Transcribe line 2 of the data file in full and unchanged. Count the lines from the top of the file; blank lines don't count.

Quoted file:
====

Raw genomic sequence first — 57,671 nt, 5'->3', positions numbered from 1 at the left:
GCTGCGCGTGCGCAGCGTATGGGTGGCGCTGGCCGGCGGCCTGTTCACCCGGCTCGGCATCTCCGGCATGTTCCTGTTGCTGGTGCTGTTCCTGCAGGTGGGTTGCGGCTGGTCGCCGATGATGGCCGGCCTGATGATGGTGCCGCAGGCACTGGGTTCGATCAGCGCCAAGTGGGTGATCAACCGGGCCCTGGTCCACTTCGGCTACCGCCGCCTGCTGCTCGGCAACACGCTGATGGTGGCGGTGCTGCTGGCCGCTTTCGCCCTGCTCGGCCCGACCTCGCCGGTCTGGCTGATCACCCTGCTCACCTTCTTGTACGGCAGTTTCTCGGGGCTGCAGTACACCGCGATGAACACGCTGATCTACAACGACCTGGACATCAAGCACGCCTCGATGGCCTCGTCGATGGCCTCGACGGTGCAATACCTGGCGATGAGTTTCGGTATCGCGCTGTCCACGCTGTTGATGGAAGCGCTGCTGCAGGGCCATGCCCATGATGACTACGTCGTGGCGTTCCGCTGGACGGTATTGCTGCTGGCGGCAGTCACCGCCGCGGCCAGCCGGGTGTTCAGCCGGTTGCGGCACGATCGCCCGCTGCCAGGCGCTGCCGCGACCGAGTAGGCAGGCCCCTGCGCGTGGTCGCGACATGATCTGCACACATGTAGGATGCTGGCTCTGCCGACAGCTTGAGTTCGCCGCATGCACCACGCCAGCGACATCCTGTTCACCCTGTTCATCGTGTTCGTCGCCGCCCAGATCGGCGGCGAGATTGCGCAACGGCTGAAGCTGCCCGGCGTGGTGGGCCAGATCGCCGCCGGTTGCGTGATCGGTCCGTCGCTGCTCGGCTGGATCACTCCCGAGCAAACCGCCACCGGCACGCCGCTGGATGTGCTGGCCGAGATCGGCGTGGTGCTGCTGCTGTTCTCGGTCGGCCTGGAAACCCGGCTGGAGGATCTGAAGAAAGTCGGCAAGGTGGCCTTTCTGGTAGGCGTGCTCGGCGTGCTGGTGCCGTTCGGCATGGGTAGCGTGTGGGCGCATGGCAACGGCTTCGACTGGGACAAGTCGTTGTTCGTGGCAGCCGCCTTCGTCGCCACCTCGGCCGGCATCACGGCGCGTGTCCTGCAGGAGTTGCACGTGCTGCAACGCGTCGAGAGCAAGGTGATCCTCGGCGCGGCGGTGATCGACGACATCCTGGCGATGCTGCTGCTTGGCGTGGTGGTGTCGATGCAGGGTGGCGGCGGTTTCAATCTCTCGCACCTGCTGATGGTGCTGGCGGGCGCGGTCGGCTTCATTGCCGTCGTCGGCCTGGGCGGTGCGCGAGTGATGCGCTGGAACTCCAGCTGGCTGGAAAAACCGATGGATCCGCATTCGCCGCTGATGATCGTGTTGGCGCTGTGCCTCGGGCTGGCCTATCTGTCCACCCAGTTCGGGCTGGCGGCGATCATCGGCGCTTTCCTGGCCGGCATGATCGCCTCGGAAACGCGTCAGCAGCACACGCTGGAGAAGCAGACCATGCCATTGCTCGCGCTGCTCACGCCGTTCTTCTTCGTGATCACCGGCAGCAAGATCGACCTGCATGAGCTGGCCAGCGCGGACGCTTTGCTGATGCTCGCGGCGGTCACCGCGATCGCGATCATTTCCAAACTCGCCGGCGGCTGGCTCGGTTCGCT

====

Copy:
GCTGCGCGTGCGCAGCGTATGGGTGGCGCTGGCCGGCGGCCTGTTCACCCGGCTCGGCATCTCCGGCATGTTCCTGTTGCTGGTGCTGTTCCTGCAGGTGGGTTGCGGCTGGTCGCCGATGATGGCCGGCCTGATGATGGTGCCGCAGGCACTGGGTTCGATCAGCGCCAAGTGGGTGATCAACCGGGCCCTGGTCCACTTCGGCTACCGCCGCCTGCTGCTCGGCAACACGCTGATGGTGGCGGTGCTGCTGGCCGCTTTCGCCCTGCTCGGCCCGACCTCGCCGGTCTGGCTGATCACCCTGCTCACCTTCTTGTACGGCAGTTTCTCGGGGCTGCAGTACACCGCGATGAACACGCTGATCTACAACGACCTGGACATCAAGCACGCCTCGATGGCCTCGTCGATGGCCTCGACGGTGCAATACCTGGCGATGAGTTTCGGTATCGCGCTGTCCACGCTGTTGATGGAAGCGCTGCTGCAGGGCCATGCCCATGATGACTACGTCGTGGCGTTCCGCTGGACGGTATTGCTGCTGGCGGCAGTCACCGCCGCGGCCAGCCGGGTGTTCAGCCGGTTGCGGCACGATCGCCCGCTGCCAGGCGCTGCCGCGACCGAGTAGGCAGGCCCCTGCGCGTGGTCGCGACATGATCTGCACACATGTAGGATGCTGGCTCTGCCGACAGCTTGAGTTCGCCGCATGCACCACGCCAGCGACATCCTGTTCACCCTGTTCATCGTGTTCGTCGCCGCCCAGATCGGCGGCGAGATTGCGCAACGGCTGAAGCTGCCCGGCGTGGTGGGCCAGATCGCCGCCGGTTGCGTGATCGGTCCGTCGCTGCTCGGCTGGATCACTCCCGAGCAAACCGCCACCGGCACGCCGCTGGATGTGCTGGCCGAGATCGGCGTGGTGCTGCTGCTGTTCTCGGTCGGCCTGGAAACCCGGCTGGAGGATCTGAAGAAAGTCGGCAAGGTGGCCTTTCTGGTAGGCGTGCTCGGCGTGCTGGTGCCGTTCGGCATGGGTAGCGTGTGGGCGCATGGCAACGGCTTCGACTGGGACAAGTCGTTGTTCGTGGCAGCCGCCTTCGTCGCCACCTCGGCCGGCATCACGGCGCGTGTCCTGCAGGAGTTGCACGTGCTGCAACGCGTCGAGAGCAAGGTGATCCTCGGCGCGGCGGTGATCGACGACATCCTGGCGATGCTGCTGCTTGGCGTGGTGGTGTCGATGCAGGGTGGCGGCGGTTTCAATCTCTCGCACCTGCTGATGGTGCTGGCGGGCGCGGTCGGCTTCATTGCCGTCGTCGGCCTGGGCGGTGCGCGAGTGATGCGCTGGAACTCCAGCTGGCTGGAAAAACCGATGGATCCGCATTCGCCGCTGATGATCGTGTTGGCGCTGTGCCTCGGGCTGGCCTATCTGTCCACCCAGTTCGGGCTGGCGGCGATCATCGGCGCTTTCCTGGCCGGCATGATCGCCTCGGAAACGCGTCAGCAGCACACGCTGGAGAAGCAGACCATGCCATTGCTCGCGCTGCTCACGCCGTTCTTCTTCGTGATCACCGGCAGCAAGATCGACCTGCATGAGCTGGCCAGCGCGGACGCTTTGCTGATGCTCGCGGCGGTCACCGCGATCGCGATCATTTCCAAACTCGCCGGCGGCTGGCTCGGTTCGCT